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Bachelorette Party in the UK

Evolution of Hen Dos

Bachelorette Party in the UK

Bachelorette Party in the UK

Ah, a wedding. The big day for every couple, and a unique moment that many women wait patiently for their entire lives. When you’re a little girl, you’d probably want a Disney-like celebration with all your family and friends. The big white dress. Your dad walking you down the aisle. A three-foot high cake. The tears, the joy, the emotion… Yeah, some people might want that, others will opt for keeping it simple and marry in a little party with practically no hassle, just around a few friends and family. But there is something that practically every bride in the world can't miss: the bachelorette party, hen do, hen weekend, or whatever term you'd prefer to call the last night of freedom that every woman gets before getting married. A cliche celebration that many of us have seen in movies, and it's certainly not very far from reality.

Bachelorette parties, or hen dos in the UK, are a party held for the bride just before she gets married, making it the female counterpart of the bachelor party or stag do. These parties became popular in the 1960's, when women started to look out for a experience of their own to rival the male pre-wedding ritual. The well-known version of this party is the American celebration in which the fiance and her friends engage into a wild night of partying and drinking, featuring lots of games and some controversial activities. Some of us might think that the British counterpart is going to be a less-savage, calmer celebration; but the truth is that over the course of the years, the UK celebration had evolved to resemble more the American bachelorette party, and is now just as wild.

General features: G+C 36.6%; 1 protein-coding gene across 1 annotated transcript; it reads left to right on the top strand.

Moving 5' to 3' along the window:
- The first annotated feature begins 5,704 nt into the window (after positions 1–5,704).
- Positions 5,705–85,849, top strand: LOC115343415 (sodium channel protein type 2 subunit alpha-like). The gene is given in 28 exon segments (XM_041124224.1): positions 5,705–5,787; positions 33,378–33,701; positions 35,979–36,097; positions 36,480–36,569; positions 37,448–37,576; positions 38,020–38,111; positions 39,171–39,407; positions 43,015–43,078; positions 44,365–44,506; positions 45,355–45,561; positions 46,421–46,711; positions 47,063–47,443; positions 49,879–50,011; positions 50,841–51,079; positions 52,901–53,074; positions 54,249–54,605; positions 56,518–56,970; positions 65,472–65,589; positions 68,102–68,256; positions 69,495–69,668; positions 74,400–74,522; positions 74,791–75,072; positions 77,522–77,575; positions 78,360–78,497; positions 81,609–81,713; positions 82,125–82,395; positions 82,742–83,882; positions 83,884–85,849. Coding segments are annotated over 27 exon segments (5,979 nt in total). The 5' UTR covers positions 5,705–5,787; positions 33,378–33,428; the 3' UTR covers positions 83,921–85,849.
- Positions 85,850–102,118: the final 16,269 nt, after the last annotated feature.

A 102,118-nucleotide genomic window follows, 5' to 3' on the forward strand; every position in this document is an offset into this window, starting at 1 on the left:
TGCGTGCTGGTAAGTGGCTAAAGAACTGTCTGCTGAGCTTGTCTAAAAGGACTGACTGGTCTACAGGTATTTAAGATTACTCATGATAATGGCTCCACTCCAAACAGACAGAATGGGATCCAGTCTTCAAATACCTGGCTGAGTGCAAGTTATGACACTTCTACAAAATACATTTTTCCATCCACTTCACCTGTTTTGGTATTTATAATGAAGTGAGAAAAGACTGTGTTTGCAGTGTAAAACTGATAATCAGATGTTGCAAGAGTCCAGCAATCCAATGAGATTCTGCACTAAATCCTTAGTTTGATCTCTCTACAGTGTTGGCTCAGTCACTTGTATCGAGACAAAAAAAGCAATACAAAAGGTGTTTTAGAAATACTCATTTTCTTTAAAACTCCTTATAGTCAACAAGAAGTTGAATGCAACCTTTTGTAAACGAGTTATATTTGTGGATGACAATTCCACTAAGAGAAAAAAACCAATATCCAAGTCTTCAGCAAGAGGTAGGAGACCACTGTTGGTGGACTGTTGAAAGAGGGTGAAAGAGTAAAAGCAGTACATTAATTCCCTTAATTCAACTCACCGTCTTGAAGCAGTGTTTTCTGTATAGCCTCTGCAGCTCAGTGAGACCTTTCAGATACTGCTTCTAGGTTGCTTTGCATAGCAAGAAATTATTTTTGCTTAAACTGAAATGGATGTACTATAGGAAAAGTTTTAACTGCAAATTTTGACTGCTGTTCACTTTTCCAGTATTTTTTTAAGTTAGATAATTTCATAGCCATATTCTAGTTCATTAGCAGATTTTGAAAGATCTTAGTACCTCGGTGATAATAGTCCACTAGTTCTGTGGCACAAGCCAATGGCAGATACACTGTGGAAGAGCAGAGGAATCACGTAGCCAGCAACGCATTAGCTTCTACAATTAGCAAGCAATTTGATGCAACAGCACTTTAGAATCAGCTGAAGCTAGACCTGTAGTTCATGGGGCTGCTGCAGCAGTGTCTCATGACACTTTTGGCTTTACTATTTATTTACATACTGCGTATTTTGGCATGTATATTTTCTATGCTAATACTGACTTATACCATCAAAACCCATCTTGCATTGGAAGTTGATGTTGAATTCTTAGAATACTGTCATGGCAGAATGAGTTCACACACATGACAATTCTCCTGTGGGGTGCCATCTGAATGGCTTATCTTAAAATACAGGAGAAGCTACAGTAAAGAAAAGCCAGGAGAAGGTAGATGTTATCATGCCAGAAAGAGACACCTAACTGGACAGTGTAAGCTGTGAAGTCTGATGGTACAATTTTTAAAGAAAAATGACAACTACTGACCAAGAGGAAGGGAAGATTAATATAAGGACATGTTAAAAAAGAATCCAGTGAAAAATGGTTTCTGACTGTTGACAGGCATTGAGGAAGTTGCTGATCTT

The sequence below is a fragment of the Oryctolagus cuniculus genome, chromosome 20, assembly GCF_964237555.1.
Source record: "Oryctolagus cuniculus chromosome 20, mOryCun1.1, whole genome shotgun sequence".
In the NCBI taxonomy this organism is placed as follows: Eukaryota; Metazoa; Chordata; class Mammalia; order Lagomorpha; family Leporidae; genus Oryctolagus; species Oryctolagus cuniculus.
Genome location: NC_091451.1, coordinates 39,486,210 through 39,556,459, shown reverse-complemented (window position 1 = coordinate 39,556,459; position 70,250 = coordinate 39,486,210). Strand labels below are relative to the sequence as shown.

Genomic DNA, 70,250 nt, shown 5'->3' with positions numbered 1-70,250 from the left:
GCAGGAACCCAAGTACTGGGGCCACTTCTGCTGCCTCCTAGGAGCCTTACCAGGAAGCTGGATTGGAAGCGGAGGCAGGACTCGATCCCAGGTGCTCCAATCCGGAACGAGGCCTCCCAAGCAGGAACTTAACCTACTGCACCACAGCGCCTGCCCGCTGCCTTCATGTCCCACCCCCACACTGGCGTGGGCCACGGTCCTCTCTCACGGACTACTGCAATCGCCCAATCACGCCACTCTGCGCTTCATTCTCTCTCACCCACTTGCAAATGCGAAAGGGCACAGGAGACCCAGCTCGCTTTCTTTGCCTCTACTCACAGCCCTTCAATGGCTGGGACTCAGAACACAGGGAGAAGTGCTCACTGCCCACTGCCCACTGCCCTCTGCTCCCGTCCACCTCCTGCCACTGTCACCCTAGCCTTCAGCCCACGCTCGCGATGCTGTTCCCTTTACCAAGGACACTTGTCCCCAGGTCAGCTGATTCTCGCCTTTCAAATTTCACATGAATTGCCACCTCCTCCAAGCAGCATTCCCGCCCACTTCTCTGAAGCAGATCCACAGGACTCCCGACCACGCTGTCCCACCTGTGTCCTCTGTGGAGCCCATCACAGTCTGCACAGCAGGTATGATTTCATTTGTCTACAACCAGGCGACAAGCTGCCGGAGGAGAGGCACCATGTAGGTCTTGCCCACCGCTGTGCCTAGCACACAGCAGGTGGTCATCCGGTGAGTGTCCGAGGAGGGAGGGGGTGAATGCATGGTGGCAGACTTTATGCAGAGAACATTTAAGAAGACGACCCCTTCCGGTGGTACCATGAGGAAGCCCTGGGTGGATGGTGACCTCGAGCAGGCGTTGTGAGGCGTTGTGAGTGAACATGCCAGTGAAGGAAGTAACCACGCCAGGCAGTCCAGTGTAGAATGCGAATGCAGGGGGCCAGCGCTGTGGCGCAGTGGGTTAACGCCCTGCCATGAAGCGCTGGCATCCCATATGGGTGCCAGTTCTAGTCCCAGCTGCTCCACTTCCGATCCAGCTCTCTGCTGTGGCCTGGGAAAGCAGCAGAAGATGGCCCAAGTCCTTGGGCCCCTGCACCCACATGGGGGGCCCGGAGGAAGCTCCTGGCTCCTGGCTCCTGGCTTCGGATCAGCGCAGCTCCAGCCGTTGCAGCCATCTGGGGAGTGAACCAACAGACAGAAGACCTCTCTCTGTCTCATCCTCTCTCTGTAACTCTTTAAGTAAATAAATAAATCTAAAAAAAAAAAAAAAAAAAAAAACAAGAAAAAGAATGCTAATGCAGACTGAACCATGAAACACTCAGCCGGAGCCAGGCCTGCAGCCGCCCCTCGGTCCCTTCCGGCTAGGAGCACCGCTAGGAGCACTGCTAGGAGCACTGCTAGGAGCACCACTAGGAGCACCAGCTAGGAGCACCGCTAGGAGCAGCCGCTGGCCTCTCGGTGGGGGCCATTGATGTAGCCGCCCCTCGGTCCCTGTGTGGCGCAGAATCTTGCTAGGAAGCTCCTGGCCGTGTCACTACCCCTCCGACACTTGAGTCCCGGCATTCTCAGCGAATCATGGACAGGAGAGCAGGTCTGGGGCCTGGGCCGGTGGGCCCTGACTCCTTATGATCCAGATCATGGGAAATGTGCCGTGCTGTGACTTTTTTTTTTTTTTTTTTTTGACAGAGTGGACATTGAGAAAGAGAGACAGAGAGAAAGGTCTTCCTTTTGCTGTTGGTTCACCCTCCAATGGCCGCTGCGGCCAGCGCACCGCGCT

The phrase "hen party" dates back to the 1800s to denote a gathering of females, but there was no pre-wedding context. Before the 1960's, it was only a social event for middle and upper class women, who would meet in each other’s homes, play a game of cards, and have afternoon tea, with occasionally a glass or two of Champagne. When the celebration of these pre-wedding parties as we know started around the 60's England, it came with an increase freedom and equality for the women, a social change that they sought out to become more independent after the Second World War. Woman started to do activities that were more reserved for men, like going out to the pubs.

Nowadays, women might not only go out to the pubs, but also arrange a handful of other activities, always trying to make the best party ever, and leave a great memory in the mind of the bride. For example, having a venue to have the party is something habitual for hen weekends: women usually opt for a more private option, like staying in a hotel. In there, women engage in fun activities like dressing up, drinking alcohol, and playing games that go from “Know Your Bride”, to truth or dare, and “Pin the Willy”.

Hen do are a celebration of friendship, life, and freedom for the bride and her friends, and it is a nice way of having a lot of fun before the big day!